How COVID-19 government updates affect you and your taxes
Since the onset of COVID-19, the federal government has introduced measures to support Canadians during these challenging times. It’s been a lot to take in, so as the crisis continues to evolve, we will be providing regular updates to help you navigate these changes. Continue to check this page for regular updates.
New Tax Filing Deadlines
The federal filing deadline for income tax returns has officially been extended to June 1, 2020. In addition, if you have a balance owing, it does not have to be paid until September 1, 2020.
Penalties and interest will not be charged if payments are made by the extended deadline. This includes the late-filing penalty as long as the return is filed by September 1, 2020.
However, even with this extension, if you are receiving the Canada Child Benefit and/or GST/HST Credit, you should not delay filing any longer than is necessary. This will ensure your entitlement for the 2020-21 benefit year (which begins in July 2020) is properly determined.
In addition, if you are required to make instalment payments, you can put off paying any amounts that come due after March 18, 2020 until September 1, 2020.
For businesses, the federal government has deferred the payment of any income tax amounts owing after March 18, 2020 and before September 1, 2020 without interest or penalties.
The government will also be deferring GST, HST, and customs duties until June 30, 2020.
Top-ups for CCB and GST/HST Credit Recipients
As a special bonus to help you get through these difficult times, the government will increase the maximum annual Canada Child Benefit (CCB) payment amounts for the 2019-20 benefit year by $300 per child. This top-up amount will be included with your May payment.
Also, if you are receiving the GST/HST Credit, you would also have received an extra payment in April averaging $400 if you are single or $600 if you are a couple.
The Quebec government has also announced an extension of the filing deadline for TP1 tax returns to June 1 – the same as the federal extension. Just as is the case with the federal government, any amounts you may owe to the Quebec government won’t need to be paid until September 1st.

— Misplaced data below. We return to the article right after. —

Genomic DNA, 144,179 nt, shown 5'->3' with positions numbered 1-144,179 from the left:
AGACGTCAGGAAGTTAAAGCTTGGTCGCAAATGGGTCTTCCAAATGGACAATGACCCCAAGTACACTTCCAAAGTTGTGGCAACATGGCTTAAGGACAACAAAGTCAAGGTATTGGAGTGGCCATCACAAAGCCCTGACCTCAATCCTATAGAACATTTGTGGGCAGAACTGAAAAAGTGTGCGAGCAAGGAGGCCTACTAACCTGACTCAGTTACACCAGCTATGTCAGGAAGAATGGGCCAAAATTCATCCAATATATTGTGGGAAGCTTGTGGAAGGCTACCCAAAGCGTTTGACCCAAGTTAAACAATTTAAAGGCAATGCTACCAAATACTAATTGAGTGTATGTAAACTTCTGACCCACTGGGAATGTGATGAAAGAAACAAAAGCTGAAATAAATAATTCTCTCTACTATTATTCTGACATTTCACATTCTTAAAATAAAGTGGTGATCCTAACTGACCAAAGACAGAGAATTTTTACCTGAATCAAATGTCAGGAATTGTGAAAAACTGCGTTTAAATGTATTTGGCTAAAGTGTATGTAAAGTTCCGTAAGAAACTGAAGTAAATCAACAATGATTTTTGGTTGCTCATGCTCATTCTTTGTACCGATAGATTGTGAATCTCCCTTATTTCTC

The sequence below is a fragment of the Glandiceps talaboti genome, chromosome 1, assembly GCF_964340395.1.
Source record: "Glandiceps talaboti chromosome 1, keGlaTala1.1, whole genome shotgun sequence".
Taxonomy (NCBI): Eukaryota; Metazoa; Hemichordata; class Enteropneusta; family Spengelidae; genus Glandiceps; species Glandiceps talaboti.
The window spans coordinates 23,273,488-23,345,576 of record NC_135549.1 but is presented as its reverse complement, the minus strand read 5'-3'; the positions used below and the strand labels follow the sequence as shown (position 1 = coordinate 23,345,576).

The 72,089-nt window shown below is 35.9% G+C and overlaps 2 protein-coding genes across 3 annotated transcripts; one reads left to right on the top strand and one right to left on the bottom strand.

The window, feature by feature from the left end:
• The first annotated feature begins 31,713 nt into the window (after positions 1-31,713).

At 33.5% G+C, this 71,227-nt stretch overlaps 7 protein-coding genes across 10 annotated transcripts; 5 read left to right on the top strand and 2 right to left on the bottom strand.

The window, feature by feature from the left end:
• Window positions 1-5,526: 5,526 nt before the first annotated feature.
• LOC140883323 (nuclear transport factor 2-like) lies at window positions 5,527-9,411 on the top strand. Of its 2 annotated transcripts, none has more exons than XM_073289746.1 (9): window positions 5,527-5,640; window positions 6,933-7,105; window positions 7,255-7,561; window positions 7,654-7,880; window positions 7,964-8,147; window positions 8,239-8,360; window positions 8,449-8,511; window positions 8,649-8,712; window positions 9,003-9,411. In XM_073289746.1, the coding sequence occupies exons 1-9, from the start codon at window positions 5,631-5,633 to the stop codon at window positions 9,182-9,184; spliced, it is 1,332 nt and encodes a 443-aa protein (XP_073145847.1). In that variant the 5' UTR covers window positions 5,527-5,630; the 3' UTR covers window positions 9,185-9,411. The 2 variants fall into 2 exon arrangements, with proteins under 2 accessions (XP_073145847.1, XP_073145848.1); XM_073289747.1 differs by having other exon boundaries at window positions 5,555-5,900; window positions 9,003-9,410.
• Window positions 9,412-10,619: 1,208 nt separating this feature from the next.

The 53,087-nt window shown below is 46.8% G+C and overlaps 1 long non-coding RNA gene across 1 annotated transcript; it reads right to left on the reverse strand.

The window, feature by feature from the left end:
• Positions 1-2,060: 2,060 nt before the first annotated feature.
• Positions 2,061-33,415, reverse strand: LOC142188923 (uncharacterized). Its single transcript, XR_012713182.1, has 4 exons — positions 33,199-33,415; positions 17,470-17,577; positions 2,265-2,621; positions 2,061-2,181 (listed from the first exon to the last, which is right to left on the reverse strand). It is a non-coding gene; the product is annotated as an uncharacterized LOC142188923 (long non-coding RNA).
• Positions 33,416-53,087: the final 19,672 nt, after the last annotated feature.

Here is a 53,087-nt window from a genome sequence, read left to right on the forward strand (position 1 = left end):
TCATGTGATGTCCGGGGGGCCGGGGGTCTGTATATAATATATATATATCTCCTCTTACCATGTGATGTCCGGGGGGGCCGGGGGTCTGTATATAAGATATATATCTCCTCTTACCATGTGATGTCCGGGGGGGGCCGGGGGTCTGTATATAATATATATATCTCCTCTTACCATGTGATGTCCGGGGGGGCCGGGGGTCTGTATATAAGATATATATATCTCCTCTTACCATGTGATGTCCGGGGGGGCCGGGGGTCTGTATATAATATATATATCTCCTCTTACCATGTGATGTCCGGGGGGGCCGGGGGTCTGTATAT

In addition, for those who pay income tax instalments, payment of the June 15, 2020 instalment is also suspended until September 1, 2020.
For Quebec businesses, the payment of instalment payments and tax amounts owing is suspended until September 1, 2020.
Measures for Businesses
To support businesses that are facing revenue losses, and to help prevent lay offs, the government announced several new measures:
Canadian Emergency Response Benefit
The Canadian Emergency Response Benefit (CERB) is a payment of $2,000 every four weeks, for a total of up to 16 weeks. A maximum of $8,000, will be paid to workers who lost their income as a result of COVID-19. Eligible workers include Canadians who have lost their job, are sick or quarantined, or are taking care of someone who is sick with COVID-19. In addition, working parents who must stay home without pay to care for children who are at home due to sickness or school and day care closures are also covered. Seasonal workers and Canadians who have recently exhausted their Employment Insurance (EI) benefits will also be eligible. The CERB would apply to wage earners, as well as contract workers and self-employed individuals who would not otherwise be eligible for EI. Originally you would have had to have lost all your income in order to qualify for CERB. However, this was subsequently changed so that workers with income up to $1,000 per month would also qualify.
Like Employment Insurance benefits, taxes won’t be deducted at the source, meaning you’ll get the full $2,000 payment. However, this means that taxes will be owing when you file your taxes in 2021 for the 2020 tax year. How much you owe will depend on your tax bracket and how much tax was withheld from your other income.
Reduction of RRIF Minimum Withdrawals
The minimum amount that seniors must withdraw from Registered Retirement Income Funds (RRIFs) in 2020 will be reduced by 25%. This provides flexibility to seniors whose RRIFs have dropped in value, so that they will not have to liquidate their plans in order to meet minimum withdrawal requirements. Similar rules will apply to individuals receiving variable benefit payments under a defined contribution Registered Pension Plan.
The government has put several other measures into place, including:
If you have any questions about the impact of these changes on you and your taxes, H&R Block Tax Experts are here to help. Visit here for the latest information on how we’re making ourselves available to our clients during the COVID-19 crisis and how we can best serve you.
Click here to see a handy infographic outlining the changes that may affect you.